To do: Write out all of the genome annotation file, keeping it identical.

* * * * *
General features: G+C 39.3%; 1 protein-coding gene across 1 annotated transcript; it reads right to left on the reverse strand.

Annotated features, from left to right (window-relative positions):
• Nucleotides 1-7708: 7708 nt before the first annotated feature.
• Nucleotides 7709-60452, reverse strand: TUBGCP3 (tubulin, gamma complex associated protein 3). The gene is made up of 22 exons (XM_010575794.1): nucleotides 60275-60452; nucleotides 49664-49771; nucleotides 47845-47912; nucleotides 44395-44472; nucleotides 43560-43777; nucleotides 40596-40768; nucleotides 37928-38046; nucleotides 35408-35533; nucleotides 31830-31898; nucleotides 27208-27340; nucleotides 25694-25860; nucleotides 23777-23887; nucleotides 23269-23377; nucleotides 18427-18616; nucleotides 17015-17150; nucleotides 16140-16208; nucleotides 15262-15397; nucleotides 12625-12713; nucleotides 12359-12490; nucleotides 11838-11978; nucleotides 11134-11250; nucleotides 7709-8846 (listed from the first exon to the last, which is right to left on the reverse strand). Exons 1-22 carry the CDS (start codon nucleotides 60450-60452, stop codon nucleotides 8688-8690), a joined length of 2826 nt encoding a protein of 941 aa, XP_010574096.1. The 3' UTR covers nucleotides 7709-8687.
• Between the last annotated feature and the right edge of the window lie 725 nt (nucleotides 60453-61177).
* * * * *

General features: G+C 39.3%; 1 protein-coding gene across 1 annotated transcript; it reads right to left on the reverse strand.

Annotated features, from left to right (window-relative positions):
• Nucleotides 1-7708: 7708 nt before the first annotated feature.
• Nucleotides 7709-60452, reverse strand: TUBGCP3 (tubulin, gamma complex associated protein 3). The gene is made up of 22 exons (XM_010575794.1): nucleotides 60275-60452; nucleotides 49664-49771; nucleotides 47845-47912; nucleotides 44395-44472; nucleotides 43560-43777; nucleotides 40596-40768; nucleotides 37928-38046; nucleotides 35408-35533; nucleotides 31830-31898; nucleotides 27208-27340; nucleotides 25694-25860; nucleotides 23777-23887; nucleotides 23269-23377; nucleotides 18427-18616; nucleotides 17015-17150; nucleotides 16140-16208; nucleotides 15262-15397; nucleotides 12625-12713; nucleotides 12359-12490; nucleotides 11838-11978; nucleotides 11134-11250; nucleotides 7709-8846 (listed from the first exon to the last, which is right to left on the reverse strand). Exons 1-22 carry the CDS (start codon nucleotides 60450-60452, stop codon nucleotides 8688-8690), a joined length of 2826 nt encoding a protein of 941 aa, XP_010574096.1. The 3' UTR covers nucleotides 7709-8687.
• Between the last annotated feature and the right edge of the window lie 725 nt (nucleotides 60453-61177).